Campers! (Free) by Glu Games Inc. is a freemium campsite management game where you will build up a camp and take part in other camp style activities like roasting marshmallows, interacting with wild animals, and discovering rare plants.
This is a game that is a lot like Farmville. Glu Games is known for its freemium titles, and while they can be fun to play, they are all the kinds of games that require an eventual monetary investment.
Campers is a social networking freemium game, so right off the bat it asks for access to your Twitter account and for access to send push notifications. It will also encourage you to connect the game to Facebook.
In Campers, your first task will be to clear bushes and build cabins. Cabins are where campers live, so you need to build plenty. When you have an empty cabin, you can invite a new camper to live in it, and each camper that you have has a special set of skills called badges.
One camper might have a badge in gardening and wildlife, which means they are skilled at those two gameplay aspects. You should try to gather campers with a range of skills for your campground.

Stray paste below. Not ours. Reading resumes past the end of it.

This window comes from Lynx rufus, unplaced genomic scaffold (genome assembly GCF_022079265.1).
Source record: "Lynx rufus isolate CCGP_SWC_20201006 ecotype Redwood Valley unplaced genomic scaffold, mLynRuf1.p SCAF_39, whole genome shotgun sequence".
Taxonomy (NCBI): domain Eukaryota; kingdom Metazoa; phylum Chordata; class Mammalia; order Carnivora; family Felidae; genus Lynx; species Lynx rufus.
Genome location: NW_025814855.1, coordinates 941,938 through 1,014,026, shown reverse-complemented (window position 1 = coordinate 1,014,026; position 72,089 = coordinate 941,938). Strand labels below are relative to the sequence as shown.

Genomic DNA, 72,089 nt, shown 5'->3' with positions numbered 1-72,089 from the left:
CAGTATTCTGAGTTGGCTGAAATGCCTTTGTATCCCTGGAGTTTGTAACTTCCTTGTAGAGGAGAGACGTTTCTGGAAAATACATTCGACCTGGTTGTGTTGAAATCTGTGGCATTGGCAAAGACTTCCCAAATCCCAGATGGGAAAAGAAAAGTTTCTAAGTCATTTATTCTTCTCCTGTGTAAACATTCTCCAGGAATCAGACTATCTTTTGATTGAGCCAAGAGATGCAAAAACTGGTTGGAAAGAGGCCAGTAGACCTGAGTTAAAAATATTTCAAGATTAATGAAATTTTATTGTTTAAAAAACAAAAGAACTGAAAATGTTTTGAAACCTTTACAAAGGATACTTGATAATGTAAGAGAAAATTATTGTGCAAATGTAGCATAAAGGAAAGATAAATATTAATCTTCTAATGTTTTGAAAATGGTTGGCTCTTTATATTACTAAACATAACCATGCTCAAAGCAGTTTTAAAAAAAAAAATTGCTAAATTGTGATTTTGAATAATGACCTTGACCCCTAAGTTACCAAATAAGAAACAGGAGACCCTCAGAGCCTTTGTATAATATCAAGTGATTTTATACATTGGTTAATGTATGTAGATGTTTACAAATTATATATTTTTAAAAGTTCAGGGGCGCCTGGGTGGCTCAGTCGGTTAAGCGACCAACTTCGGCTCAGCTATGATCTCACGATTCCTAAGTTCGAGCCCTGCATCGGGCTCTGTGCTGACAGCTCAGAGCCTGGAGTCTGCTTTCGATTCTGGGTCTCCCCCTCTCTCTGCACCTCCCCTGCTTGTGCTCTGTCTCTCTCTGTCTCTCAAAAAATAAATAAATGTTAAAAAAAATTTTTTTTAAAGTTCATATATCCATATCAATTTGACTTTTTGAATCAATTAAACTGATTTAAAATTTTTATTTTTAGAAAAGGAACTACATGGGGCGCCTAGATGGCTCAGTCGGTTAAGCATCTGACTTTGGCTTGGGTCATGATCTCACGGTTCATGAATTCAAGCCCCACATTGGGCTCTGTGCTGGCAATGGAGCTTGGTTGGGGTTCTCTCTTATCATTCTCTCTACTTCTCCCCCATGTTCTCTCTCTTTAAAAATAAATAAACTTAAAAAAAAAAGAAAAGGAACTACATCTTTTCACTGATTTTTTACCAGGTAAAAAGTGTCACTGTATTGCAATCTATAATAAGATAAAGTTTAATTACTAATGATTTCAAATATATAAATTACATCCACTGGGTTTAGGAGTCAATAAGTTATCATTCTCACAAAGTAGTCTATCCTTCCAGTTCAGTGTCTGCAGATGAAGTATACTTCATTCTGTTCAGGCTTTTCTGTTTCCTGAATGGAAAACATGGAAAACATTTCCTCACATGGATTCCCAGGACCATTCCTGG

Every camper in your campground must be personally controlled by you, which felt like too much micromanagement. To move them, or to get them to do tasks, you must draw a line from the camper to the task you want them to do. For example, want Bob the camper to clear a tree? You can’t just tap him and tap the tree, you have to hold his hand all the way over there.
Each camper has a limited amount of energy, and thus can do only a limited number of activities during the day before it’s time to rest. Campers will explore bushes, look for food, and hunt for wildlife, all of which consumes energy. You can restore some energy with cookies, but as you can imagine, those cookies aren’t limitless.
You can also gather campers onto the bus to go exploring, where you will have goals to fulfill, such as finding four pinecones. It’s tedious to do these things because you have to control each camper individually, though being able to tap on the side menu to get them to move does help.
Things on the ground must also be picked up individually, by your campers, and not with a tap of your finger, which would have been much easier.
As your campers explore, they will level up their skills and earn new badges, which will lead to new objectives and new places to visit. The game wastes no time introducing players to “arrowheads” which speed up wait times, and all in all, this is a typical freemium game. You will build things and wait, or pay money to speed it up.
There’s nothing wrong with this game, exactly, but the tediousness of having to pick up every object by drawing lines around the screen frustrating and illogical. There are much better freemium games out there – I’d suggest taking a pass on this one.